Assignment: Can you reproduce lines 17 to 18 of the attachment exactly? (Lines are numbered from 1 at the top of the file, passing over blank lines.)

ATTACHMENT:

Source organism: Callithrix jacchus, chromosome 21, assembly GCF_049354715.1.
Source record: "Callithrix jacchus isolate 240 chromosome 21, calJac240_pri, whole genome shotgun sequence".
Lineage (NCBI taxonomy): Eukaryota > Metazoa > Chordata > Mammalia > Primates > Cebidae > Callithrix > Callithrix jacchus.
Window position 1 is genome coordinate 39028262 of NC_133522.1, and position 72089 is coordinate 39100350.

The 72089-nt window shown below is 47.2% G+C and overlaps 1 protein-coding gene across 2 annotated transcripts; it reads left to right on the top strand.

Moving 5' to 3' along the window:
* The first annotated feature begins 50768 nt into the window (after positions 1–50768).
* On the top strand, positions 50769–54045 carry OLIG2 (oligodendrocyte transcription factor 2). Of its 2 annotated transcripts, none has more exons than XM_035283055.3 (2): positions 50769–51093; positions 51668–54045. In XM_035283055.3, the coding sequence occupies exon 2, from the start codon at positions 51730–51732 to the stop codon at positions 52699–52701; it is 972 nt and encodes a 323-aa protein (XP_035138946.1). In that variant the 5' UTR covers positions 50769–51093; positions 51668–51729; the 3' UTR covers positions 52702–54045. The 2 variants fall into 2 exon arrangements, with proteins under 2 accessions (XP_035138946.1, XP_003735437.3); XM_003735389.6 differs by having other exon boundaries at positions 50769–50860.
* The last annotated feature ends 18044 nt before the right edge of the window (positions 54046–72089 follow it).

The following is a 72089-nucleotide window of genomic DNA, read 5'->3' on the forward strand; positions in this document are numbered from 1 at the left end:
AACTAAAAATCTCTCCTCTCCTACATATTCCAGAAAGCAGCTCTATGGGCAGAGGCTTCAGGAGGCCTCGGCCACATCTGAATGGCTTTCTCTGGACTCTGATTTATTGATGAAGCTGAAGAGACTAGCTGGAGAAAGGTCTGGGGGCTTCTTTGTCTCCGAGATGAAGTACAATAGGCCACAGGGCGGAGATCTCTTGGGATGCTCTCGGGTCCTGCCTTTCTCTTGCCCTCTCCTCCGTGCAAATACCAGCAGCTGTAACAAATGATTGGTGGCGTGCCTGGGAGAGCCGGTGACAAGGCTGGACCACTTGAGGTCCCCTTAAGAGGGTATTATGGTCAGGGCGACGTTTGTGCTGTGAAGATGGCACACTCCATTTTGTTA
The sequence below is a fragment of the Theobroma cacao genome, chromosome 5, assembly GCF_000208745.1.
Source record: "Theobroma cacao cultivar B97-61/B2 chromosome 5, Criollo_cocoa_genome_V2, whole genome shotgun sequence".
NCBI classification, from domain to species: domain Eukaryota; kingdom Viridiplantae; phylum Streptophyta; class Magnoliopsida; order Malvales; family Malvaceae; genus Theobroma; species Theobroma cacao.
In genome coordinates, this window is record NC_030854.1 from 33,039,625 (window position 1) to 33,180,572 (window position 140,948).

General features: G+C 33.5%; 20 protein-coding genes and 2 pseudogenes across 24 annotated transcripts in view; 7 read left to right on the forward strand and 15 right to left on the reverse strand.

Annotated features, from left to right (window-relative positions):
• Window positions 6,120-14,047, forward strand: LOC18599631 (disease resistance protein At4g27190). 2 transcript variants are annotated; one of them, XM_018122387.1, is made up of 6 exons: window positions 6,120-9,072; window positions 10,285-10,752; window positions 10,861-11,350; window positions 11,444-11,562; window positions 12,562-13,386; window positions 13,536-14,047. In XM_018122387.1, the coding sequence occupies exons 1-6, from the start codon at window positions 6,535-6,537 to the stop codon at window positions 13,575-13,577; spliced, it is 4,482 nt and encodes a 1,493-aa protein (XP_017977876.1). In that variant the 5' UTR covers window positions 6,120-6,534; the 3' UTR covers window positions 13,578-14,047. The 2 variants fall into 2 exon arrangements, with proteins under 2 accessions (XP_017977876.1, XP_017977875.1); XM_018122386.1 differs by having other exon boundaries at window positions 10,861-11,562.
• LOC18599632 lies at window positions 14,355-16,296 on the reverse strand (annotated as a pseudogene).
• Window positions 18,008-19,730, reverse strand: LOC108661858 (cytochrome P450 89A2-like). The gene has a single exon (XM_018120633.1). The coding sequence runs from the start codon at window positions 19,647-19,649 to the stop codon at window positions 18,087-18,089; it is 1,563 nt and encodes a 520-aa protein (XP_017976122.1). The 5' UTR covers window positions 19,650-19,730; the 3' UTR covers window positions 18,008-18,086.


Annotated features, from left to right (window-relative positions):
• Window positions 6,120-14,047, forward strand: LOC18599631 (disease resistance protein At4g27190). 2 transcript variants are annotated; one of them, XM_018122387.1, is made up of 6 exons: window positions 6,120-9,072; window positions 10,285-10,752; window positions 10,861-11,350; window positions 11,444-11,562; window positions 12,562-13,386; window positions 13,536-14,047. In XM_018122387.1, the coding sequence occupies exons 1-6, from the start codon at window positions 6,535-6,537 to the stop codon at window positions 13,575-13,577; spliced, it is 4,482 nt and encodes a 1,493-aa protein (XP_017977876.1). In that variant the 5' UTR covers window positions 6,120-6,534; the 3' UTR covers window positions 13,578-14,047. The 2 variants fall into 2 exon arrangements, with proteins under 2 accessions (XP_017977876.1, XP_017977875.1); XM_018122386.1 differs by having other exon boundaries at window positions 10,861-11,562.